After losing 80 pounds three years ago, I walked the roadways training for the Lake Placid Half Marathon, and a number of people said, "Good for you."
Now they're saying something different: "Are you OK?"
"Good for you" was said from the heart, and I always took it that way, but it also irked me because people would never say that to a skinny person walking down the street. They just wouldn't. It's only because I'm morbidly obese, walking in public, exercising, that people say, "Good for you." They were being condescending without knowing it. In my mind, I heard, "Good for you. Glad you got off the couch and decided to walk among the rest of us, fat guy."
After gaining all the weight back, whenever I walk the roads just trying to lose a little weight, people stop in their cars when I'm resting and ask, "Are you OK?" Last summer, it happened three times, and now that I've begun training for the Lake Placid Classic 10k race in October, I'm hearing it again.
Just this morning, as I was resting during my 1-mile walk on Ampersand Avenue, a woman in a car stopped and asked, "Are you OK?" She was worried because it was getting warm out in the sunshine. I told her I was just taking a break, and I was fine. I thanked her, and she drove away.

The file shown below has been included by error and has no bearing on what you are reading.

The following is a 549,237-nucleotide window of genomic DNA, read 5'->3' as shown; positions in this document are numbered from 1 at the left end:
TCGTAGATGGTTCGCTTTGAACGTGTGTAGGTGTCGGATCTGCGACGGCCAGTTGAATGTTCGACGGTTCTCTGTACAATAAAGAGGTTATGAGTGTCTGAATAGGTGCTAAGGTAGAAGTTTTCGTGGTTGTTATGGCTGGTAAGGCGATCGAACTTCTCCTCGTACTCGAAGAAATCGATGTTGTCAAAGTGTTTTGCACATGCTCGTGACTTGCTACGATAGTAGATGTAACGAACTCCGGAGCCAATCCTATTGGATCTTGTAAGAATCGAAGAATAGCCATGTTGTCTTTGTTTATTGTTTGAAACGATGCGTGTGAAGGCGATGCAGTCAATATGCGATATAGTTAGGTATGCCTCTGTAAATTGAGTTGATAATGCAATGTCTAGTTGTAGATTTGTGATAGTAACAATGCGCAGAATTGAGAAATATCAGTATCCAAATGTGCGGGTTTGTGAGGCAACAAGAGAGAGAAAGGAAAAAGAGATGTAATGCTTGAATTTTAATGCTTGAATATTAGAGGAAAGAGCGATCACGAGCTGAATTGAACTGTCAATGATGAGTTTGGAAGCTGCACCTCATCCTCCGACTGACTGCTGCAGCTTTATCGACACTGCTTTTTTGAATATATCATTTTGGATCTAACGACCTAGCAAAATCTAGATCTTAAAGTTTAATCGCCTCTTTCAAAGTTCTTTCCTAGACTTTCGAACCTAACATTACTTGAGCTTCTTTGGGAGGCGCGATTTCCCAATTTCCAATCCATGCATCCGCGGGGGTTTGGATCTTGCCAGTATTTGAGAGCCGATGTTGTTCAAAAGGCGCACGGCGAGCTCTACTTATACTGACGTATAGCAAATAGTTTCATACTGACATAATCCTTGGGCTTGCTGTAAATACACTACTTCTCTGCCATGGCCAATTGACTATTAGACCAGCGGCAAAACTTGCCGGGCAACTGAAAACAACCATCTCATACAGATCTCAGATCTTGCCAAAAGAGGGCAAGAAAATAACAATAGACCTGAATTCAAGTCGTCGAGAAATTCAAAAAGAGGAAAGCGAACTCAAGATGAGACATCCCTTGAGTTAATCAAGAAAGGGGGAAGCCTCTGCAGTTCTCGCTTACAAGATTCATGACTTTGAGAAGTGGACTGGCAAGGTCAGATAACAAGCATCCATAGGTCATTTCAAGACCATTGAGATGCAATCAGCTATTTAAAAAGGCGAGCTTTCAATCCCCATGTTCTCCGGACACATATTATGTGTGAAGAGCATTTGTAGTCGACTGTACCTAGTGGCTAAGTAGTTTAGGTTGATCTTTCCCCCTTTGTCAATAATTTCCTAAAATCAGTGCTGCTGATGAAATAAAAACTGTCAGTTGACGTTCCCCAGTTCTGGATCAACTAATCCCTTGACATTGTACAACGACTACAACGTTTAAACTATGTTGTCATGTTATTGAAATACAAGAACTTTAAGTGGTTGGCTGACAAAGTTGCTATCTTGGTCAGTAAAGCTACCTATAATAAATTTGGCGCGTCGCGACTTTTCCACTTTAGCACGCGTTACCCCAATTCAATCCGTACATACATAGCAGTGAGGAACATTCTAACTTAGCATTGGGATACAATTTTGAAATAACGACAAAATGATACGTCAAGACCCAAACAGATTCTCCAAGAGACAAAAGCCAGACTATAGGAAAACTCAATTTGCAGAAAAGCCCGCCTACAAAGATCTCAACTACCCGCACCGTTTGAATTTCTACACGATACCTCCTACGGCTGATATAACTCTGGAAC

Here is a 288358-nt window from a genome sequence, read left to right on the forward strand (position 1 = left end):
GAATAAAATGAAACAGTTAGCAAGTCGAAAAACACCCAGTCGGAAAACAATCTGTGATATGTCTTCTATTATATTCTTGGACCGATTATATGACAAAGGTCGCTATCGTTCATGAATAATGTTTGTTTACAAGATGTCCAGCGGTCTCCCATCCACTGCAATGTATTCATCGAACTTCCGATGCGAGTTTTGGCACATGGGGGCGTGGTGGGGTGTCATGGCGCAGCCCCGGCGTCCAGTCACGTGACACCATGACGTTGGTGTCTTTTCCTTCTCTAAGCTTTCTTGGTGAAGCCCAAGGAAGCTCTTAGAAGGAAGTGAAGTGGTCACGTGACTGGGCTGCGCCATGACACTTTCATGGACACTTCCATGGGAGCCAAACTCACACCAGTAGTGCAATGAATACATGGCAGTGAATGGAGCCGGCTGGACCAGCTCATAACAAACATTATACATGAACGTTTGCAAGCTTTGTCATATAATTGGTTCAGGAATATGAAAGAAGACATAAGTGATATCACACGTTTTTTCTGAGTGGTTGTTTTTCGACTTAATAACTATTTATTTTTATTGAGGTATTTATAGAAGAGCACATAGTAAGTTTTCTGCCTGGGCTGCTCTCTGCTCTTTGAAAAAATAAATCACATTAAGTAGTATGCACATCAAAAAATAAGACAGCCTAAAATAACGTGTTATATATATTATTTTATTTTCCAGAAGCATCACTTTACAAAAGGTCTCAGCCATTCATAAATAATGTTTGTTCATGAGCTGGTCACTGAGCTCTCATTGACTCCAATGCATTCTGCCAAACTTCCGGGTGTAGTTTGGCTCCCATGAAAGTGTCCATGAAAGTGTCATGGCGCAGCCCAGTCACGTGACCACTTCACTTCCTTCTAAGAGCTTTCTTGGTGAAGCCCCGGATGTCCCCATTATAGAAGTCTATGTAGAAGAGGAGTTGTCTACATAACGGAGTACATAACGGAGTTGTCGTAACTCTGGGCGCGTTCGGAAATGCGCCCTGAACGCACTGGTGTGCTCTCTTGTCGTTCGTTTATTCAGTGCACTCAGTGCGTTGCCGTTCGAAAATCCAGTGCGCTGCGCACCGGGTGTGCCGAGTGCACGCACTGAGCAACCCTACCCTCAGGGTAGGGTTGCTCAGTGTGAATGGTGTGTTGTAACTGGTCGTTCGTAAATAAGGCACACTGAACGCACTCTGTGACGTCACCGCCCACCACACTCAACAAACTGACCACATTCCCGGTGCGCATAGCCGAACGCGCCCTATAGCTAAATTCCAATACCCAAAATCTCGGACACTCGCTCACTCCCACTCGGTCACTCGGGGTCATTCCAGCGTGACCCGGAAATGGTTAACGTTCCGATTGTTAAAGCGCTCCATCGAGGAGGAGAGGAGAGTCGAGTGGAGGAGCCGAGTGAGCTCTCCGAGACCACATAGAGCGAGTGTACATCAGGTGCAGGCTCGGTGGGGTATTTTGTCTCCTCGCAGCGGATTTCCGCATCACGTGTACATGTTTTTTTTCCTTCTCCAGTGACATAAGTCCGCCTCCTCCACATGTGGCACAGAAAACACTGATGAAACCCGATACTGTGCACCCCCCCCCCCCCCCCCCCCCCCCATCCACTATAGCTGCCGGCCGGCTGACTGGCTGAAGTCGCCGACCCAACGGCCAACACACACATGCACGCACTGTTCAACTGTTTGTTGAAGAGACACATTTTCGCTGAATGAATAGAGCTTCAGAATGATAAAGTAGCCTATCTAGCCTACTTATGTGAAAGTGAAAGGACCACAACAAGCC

I actually like "Are you OK?" I prefer it to "Good for you" because people are showing genuine concern, as they would for anyone who may pass out on the side of the road, no matter their weight.
I wasn't about to pass out, but she didn't know that. I was just taking a breather. After walking a half mile on Monday around the Lake Placid High School's track at the horse show grounds (in the rain), I failed to walk again until Friday, when I walked my first mile in a long time on the Ampersand Avenue route, starting at my house on McClelland Street. It's pretty hilly, so I am getting a good workout.
After walking 0.7 miles during Week 1 of training, I tallied 2.5 miles during Week 2. I also weighed in at 450 pounds on Tuesday, July 25, a loss of 2 pounds since beginning my training. It's a small improvement, but at least I'm going in the right direction.
Only 10 more weeks to go.
Although I want to lose weight and get back to the Lake Placid Half Marathon, I'm not looking forward to the "Good for you" days again. I've flirted with the idea of making a training T-shirt that says, "Good for you," throwing it back in people's faces, but I've decided against it. Instead, I may get one that says, "Yes, I'm OK."